So How Do I Use A Foam Roller, Anyway?


Foam rollers work by placing the affected body part on top, and then using your body weight and gravity to apply pressure through the soft tissue. They are generally more effective for muscle groups on the back side of the legs, but can also be used on the quadriceps in the thigh or the small muscles alongside the shin. Used frequently, rollers also provide a gentle upper body workout, because you are constantly propping yourself on hands or elbows with varying amounts of force to control the degree of pressure in the legs.

Key Guidelines For Safe And Successful Rolling

Stay within your pain threshold. Foam rolling causes discomfort in the targeted tissue – and while a little bit of pain is good, getting too masochistic can actually cause more damage. Start out gently, and apply more body weight pressure only as you can tolerate it.

Roll the entire length of tissue you are targeting, even if your soreness is in a small area. For the lower legs, a good guideline is to roll from the joint below the sore spot to the joint above it. Rolling the whole tissue ensures that you hit the full range of tight fibers; if you only focus on one spot, you might end up simply pushing the knot to a different area of the tissue.

Spend more time going back and forth across any particularly painful or stiff areas – 30 to 60 seconds is ideal – before continuing to roll the rest of the tissue.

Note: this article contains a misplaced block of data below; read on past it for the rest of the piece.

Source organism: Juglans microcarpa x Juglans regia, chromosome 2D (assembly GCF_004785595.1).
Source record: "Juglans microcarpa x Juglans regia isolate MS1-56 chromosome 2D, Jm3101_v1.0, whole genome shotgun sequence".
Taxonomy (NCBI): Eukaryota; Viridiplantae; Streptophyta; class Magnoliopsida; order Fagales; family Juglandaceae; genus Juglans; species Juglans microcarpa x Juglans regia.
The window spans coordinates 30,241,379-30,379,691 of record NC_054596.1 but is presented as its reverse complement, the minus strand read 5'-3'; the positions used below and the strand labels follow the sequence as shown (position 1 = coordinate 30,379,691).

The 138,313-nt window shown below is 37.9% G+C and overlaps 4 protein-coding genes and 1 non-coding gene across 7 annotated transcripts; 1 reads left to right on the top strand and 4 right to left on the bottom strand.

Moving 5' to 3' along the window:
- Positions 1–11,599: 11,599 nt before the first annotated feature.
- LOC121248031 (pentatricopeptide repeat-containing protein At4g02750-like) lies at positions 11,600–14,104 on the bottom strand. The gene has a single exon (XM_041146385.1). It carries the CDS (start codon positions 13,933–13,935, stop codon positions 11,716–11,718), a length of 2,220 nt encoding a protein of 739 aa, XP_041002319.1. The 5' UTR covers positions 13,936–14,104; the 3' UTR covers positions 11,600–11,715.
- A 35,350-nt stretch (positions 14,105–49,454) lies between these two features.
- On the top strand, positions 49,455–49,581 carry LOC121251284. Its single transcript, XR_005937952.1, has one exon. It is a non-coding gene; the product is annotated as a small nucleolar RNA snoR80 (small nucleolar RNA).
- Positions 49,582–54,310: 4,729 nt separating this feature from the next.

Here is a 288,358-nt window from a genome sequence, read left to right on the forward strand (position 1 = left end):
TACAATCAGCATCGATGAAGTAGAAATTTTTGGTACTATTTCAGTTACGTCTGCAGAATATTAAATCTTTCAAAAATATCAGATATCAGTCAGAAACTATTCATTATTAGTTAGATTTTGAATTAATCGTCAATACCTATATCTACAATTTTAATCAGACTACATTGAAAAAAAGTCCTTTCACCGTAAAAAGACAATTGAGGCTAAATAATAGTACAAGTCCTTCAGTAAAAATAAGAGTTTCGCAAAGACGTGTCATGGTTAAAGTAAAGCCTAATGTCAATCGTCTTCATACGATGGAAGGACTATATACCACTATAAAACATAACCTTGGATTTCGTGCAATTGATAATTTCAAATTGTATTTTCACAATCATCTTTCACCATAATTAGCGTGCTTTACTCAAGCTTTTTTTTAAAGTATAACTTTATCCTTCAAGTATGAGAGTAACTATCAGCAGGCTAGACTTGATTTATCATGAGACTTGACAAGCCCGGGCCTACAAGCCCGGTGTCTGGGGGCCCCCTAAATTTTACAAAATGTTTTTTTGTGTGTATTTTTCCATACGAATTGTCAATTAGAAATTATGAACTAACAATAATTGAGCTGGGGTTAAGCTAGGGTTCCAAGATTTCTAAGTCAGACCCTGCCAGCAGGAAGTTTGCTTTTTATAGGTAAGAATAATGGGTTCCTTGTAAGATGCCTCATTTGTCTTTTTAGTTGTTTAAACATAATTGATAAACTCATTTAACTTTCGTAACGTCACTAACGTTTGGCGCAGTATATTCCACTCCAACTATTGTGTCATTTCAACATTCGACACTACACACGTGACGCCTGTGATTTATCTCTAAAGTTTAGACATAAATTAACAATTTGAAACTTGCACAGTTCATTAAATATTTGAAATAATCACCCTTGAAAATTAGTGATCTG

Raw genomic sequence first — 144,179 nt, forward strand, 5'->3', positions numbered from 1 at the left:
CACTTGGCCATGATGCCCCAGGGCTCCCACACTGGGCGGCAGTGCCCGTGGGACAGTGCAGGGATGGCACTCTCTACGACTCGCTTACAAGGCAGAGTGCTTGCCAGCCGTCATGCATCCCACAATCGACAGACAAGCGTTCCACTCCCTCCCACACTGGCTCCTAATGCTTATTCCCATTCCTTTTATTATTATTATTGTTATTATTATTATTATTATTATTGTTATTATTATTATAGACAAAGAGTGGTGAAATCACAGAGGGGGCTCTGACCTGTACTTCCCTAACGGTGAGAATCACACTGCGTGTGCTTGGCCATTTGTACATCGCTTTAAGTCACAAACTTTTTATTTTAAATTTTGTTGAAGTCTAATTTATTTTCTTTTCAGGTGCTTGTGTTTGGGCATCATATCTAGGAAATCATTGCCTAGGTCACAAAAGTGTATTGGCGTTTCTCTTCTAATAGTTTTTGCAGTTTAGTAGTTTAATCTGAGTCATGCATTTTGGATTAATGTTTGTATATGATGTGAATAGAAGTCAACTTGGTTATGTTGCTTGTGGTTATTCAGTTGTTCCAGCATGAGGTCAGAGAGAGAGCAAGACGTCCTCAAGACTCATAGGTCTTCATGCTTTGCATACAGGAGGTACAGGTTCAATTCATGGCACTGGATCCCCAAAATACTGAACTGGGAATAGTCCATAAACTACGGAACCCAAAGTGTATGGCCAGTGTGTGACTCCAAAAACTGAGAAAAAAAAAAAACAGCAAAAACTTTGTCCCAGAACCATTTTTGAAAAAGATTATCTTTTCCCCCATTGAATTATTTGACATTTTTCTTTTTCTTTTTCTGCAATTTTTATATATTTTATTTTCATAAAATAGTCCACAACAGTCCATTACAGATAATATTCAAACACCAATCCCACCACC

Stretch the targeted muscles after foam rolling.

You can target some commonly tight areas with a foam roller by doing the following:


This is the central, deeper muscle below the larger medial and lateral calf muscles. From a seated position with your legs straight, prop one leg on the roller just above the heel, and slowly roll your way up to the knee joint while keeping your toes pointed upright. For more pressure, you can cross your non-rolling leg on top of the one being rolled.


The large muscles of the calf are aligned slightly to either side of the lower leg midline – so to target these, copy the soleus stretch but rotate your toes slightly outward or inward while rolling.


Sit with one leg resting on the roller right at the knee joint and your other leg bent at the knee with your foot resting on the ground. Place your palms on the floor behind you. Push with your arms and your grounded foot to slowly roll upward from the knee to the buttocks.

Gluteus And Piriformis

Sit with both hips on top of the roller and your palms on the ground behind you. Cross one foot over the opposite knee, and rotate your hips about halfway towards the side that is still on the roller – for example, if you lift your right foot up, roll to the left. Use your arms and torso muscles to roll the large muscle groups. Experiment with different degrees of hip rotation to target different areas of the muscle.

Iliotibial Band

Prop yourself in a sideways plank position, resting on one elbow and with the foam roller under your hip. Bend and rotate your top knee so the foot rests on the ground. Roll downward, all the way toward the knee, using your arms and top leg to maneuver.


About Author

Donald is a physical therapist, California native, barefoot aficionado, and father of three with more than 25 years of experience in endurance sports. He was a collegiate rower at UCLA, then dabbled in marathons and Ironman-distance triathlons before falling in love with ultras in the early 2000s. His favorite locations to run include Marin County, CA, and the Sierra Nevada mountains, and he loves exploring America's National Parks. When he's not training for ultramarathons, he enjoys hiking or slacklining with his family in Monterey County, CA.

Comments are closed.